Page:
Cultivating a Culture of Life

Abortion is widely available in many countries around the globe. When I lived in Turkey in the 80’s and 90’s, it was readily available there. Many of you may live in countries where women have access to abortions; others live where laws protect unborn children. In the U.S., if Roe v. Wade is overturned by the highest court in the land this month, abortion will be immediately illegal in some states in the United States and remain unrestricted in others.

Many Christians in the United States see this as the fulfillment of a long-held desire to protect the unborn. While that is far from true, the care and safety of mothers and children remains a ministry that continues in every state, every country, regardless of the laws.

I talked with Jennifer Shelton, the executive director of Real Options for Women in Allen, Texas. Real Options councils women with unplanned pregnancies about their options and partners with 150 affiliate agencies to meet the needs of pregnant women and their children, before and after birth, as well as offering post-abortion counseling. Jennifer surprised me with the news that her center was facing unprecedented opposition and threats since passage of the Texas Heart Beat Act.* Real Options needs the involvement and support of the church now more than ever.

Sylvia Johnson, Executive Director of Houston Pregnancy Help Centers, has worked with women and crisis pregnancies for 37 years. She works mainly in the Fifth Ward facility. If your church is working with a crisis pregnancy center near you, you may be missing centers like the 5th Ward. In that community, assaults are almost 6 times the national average. The murder rather is 5.5 times the national average.** The average client that comes to the 5th Ward pregnancy center is three generations removed from the church. The heartbeat law has increased the demand for their services at the Houston Pregnancy Help Center while cyber-opposition has hindered their fundraising and ability to meet with clients.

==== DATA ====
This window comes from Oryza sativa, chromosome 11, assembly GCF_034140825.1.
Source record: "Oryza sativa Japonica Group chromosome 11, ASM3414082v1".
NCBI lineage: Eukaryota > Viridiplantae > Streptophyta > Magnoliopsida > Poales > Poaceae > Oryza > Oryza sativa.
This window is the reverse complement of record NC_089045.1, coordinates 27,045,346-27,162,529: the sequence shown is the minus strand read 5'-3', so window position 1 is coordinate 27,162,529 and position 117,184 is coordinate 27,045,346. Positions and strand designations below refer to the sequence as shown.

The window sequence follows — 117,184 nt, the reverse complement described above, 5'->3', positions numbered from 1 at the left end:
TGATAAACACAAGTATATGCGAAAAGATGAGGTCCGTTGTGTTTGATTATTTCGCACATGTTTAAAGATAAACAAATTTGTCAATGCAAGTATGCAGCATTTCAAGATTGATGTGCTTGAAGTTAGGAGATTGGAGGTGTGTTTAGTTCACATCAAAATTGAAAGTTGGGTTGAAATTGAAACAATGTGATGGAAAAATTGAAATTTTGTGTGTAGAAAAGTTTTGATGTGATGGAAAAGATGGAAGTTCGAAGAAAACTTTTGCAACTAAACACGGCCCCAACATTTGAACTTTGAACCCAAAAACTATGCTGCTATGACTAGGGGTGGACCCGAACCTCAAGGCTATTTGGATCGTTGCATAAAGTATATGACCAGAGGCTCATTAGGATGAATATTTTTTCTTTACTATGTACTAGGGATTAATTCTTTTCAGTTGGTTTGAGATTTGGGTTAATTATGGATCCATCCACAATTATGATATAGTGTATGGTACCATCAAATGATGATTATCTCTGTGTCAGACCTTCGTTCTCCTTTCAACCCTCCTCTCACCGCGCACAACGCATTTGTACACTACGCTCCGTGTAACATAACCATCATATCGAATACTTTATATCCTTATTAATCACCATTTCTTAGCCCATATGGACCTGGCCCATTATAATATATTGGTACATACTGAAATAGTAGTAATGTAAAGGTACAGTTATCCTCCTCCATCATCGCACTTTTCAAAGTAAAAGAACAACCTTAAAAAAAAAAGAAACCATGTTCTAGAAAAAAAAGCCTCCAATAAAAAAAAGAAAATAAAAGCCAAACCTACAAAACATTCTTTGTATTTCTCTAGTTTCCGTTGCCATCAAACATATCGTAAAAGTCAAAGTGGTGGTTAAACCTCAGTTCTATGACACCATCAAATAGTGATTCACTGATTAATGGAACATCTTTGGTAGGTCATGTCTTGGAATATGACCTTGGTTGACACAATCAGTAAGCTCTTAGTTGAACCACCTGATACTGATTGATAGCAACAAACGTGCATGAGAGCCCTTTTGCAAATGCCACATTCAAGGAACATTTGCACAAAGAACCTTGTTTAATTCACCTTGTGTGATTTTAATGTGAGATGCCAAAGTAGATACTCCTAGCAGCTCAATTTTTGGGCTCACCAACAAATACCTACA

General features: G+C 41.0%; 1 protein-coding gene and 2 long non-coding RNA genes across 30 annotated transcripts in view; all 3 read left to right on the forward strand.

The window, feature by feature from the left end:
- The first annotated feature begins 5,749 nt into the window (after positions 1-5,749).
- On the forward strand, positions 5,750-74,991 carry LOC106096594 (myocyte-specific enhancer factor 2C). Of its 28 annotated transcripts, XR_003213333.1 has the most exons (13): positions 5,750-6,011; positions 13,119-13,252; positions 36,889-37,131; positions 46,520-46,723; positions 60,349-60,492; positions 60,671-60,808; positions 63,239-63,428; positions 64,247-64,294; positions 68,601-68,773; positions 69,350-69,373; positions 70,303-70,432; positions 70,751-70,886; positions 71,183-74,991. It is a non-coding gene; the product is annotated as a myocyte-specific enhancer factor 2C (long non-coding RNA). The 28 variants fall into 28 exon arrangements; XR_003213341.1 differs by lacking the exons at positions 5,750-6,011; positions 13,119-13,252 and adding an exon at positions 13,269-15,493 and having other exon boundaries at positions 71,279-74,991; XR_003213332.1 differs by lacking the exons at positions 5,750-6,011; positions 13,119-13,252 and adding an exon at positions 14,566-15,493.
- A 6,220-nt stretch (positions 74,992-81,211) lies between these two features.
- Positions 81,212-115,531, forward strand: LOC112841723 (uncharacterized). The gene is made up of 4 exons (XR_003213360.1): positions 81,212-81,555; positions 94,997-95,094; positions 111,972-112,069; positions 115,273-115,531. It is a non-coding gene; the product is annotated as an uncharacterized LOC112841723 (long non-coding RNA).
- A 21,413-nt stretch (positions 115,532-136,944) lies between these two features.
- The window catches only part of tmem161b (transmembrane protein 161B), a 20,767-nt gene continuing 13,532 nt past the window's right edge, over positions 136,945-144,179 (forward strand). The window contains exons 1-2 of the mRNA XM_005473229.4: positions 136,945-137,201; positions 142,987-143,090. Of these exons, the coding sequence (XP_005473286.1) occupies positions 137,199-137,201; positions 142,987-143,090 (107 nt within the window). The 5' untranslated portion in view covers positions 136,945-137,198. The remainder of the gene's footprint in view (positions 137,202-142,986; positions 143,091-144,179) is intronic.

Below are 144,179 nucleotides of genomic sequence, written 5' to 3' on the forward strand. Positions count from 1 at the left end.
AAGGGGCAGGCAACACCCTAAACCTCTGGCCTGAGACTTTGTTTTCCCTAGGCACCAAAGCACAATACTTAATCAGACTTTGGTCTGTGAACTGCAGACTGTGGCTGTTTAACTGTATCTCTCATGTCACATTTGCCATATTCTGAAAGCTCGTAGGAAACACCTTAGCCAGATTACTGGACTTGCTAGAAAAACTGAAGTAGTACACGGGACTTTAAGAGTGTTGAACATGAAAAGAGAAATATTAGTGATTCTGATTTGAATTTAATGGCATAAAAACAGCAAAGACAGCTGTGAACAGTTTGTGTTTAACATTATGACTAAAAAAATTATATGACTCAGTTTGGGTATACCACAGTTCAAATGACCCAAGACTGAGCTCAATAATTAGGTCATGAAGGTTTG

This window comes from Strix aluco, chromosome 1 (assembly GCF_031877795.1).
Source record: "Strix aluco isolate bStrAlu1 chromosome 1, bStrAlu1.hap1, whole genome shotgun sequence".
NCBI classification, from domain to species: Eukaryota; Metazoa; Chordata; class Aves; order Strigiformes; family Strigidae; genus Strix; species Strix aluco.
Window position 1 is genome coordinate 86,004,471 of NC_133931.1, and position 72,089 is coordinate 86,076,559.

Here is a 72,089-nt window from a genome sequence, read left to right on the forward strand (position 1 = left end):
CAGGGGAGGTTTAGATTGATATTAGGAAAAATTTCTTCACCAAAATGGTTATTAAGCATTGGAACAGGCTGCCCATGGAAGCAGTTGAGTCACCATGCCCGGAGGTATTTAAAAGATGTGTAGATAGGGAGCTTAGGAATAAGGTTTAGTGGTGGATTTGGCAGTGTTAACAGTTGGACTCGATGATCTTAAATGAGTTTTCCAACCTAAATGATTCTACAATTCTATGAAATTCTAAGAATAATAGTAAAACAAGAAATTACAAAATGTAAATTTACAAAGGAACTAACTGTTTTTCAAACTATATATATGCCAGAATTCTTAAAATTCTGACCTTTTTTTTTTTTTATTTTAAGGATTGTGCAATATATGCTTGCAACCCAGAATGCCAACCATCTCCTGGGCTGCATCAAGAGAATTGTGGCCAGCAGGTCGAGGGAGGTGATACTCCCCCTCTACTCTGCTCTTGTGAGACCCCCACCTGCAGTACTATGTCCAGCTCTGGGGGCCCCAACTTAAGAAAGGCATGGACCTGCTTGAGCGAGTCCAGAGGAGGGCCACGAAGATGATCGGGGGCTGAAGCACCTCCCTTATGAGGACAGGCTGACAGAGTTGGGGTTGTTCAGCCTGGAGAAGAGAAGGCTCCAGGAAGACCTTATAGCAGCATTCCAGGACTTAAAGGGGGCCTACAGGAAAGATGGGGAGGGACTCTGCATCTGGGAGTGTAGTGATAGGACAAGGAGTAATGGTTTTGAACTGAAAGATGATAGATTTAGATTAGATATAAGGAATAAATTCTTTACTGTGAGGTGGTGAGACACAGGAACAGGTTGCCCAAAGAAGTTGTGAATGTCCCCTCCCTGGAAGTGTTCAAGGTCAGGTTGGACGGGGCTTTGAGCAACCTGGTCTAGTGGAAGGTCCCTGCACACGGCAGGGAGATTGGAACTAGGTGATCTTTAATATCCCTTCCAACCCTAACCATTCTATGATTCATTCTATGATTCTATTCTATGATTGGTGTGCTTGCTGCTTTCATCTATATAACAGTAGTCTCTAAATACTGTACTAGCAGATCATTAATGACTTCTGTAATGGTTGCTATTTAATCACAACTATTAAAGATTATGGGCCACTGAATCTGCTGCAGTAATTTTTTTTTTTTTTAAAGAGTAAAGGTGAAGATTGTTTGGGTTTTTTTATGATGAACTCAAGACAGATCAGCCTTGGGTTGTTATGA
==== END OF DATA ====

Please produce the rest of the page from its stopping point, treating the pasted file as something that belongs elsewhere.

When I talked with Sylvia today, she briefly mentioned that she had woken up that morning to find that those who oppose their work had triple- and quadruple-booked every appointment from now until August. She has hired security. Nevertheless, Sylvia doesn’t talk much about the opposition she encounters. Instead, she pleas for the church to pray and points out, “Behind every great breakthrough this nation has had was a network of prayer.” Convinced that the saving of unborn babies and the restoration of their families is a spiritual endeavor, she says with certainty that it must be addressed by spiritual means—prayer. “When I say, ‘Lord, give me help,’ I’m not afraid. God has been faithful to me all 62 years of my life.”

If you live where there are pregnancy centers, connect with ones both near your community and outside your comfort zone to support women in need. But wherever in the world you live, don’t neglect the effective work of prayer, the foundation of every God-glorifying change.

How to pray:

Intercede for the healing our divided country.

Pray for wide recognition of the humanity of the most vulnerable humans: the unborn.

Lift up the needs of pregnant mothers. Pray that they can access the help and support they need before and after the birth of their children.

Ask God to raise up active churches and safe communities so that mothers and their children can flourish through mentoring and assistance, including in access to healthcare, job training and childcare, and especially spiritual and emotional support.

As you pray, be aware that God may call you to be a part of His work in answering these requests.

For further study, read and meditate on Eph. 6:10-18.

Special thanks to Jennifer Shelton and Real Options for Women, Allen, Texas (realoptionstx.com), and Sylvia Johnson, Houston Pregnancy Help Centers (https://www.houstonpregnancyhelpcenter.org/)

*The Texas Heartbeat Act, Senate Bill 8 (SB 8), is an act of the Texas Legislature that bans abortion after the detection of embryonic or fetal cardiac activity, which normally occurs after about six weeks of pregnancy.


Beth Barron and her husband have worked cross-culturally for decades, first in the Middle East and now in the U.S. She teaches English to refugees and uses her writing skills to advocate for them. Beth enjoys writing, biking, vegetable gardening and connecting heart to heart with other women. She is involved in her church's External Focus ministry. She and her husband have three adult children, two daughters-in-love and three grandsons. Beth graduated from Rice University in Houston, attended Dallas Theological Seminary and is committed to life-long learning.

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